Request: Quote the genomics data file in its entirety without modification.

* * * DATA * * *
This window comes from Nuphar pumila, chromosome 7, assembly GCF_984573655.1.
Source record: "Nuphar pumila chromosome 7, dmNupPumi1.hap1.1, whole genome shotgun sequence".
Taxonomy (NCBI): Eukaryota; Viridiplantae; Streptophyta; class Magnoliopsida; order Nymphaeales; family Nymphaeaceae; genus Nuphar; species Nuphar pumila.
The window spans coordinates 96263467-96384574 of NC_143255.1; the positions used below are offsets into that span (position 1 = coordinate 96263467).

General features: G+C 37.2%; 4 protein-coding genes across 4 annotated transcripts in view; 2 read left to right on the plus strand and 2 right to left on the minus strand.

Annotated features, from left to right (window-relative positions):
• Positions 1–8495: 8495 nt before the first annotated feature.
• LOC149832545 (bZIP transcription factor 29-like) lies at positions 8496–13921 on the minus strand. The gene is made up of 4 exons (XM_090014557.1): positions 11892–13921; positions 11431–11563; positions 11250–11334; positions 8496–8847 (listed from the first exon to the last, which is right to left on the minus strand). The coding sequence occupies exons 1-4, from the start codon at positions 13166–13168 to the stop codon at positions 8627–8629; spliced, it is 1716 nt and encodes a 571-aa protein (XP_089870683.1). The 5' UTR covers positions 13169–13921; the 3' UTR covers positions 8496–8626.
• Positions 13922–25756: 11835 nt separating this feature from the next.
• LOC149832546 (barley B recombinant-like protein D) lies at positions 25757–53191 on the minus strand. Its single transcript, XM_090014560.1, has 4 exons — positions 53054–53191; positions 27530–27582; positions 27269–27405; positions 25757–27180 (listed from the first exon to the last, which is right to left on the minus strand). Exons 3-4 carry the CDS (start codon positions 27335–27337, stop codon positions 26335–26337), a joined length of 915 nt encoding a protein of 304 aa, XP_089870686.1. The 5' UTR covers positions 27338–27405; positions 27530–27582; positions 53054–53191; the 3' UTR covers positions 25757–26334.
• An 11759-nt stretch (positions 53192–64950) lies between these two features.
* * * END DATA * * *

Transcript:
This window comes from Nuphar pumila, chromosome 7, assembly GCF_984573655.1.
Source record: "Nuphar pumila chromosome 7, dmNupPumi1.hap1.1, whole genome shotgun sequence".
Taxonomy (NCBI): Eukaryota; Viridiplantae; Streptophyta; class Magnoliopsida; order Nymphaeales; family Nymphaeaceae; genus Nuphar; species Nuphar pumila.
The window spans coordinates 96263467-96384574 of NC_143255.1; the positions used below are offsets into that span (position 1 = coordinate 96263467).

General features: G+C 37.2%; 4 protein-coding genes across 4 annotated transcripts in view; 2 read left to right on the plus strand and 2 right to left on the minus strand.

Annotated features, from left to right (window-relative positions):
• Positions 1–8495: 8495 nt before the first annotated feature.
• LOC149832545 (bZIP transcription factor 29-like) lies at positions 8496–13921 on the minus strand. The gene is made up of 4 exons (XM_090014557.1): positions 11892–13921; positions 11431–11563; positions 11250–11334; positions 8496–8847 (listed from the first exon to the last, which is right to left on the minus strand). The coding sequence occupies exons 1-4, from the start codon at positions 13166–13168 to the stop codon at positions 8627–8629; spliced, it is 1716 nt and encodes a 571-aa protein (XP_089870683.1). The 5' UTR covers positions 13169–13921; the 3' UTR covers positions 8496–8626.
• Positions 13922–25756: 11835 nt separating this feature from the next.
• LOC149832546 (barley B recombinant-like protein D) lies at positions 25757–53191 on the minus strand. Its single transcript, XM_090014560.1, has 4 exons — positions 53054–53191; positions 27530–27582; positions 27269–27405; positions 25757–27180 (listed from the first exon to the last, which is right to left on the minus strand). Exons 3-4 carry the CDS (start codon positions 27335–27337, stop codon positions 26335–26337), a joined length of 915 nt encoding a protein of 304 aa, XP_089870686.1. The 5' UTR covers positions 27338–27405; positions 27530–27582; positions 53054–53191; the 3' UTR covers positions 25757–26334.
• An 11759-nt stretch (positions 53192–64950) lies between these two features.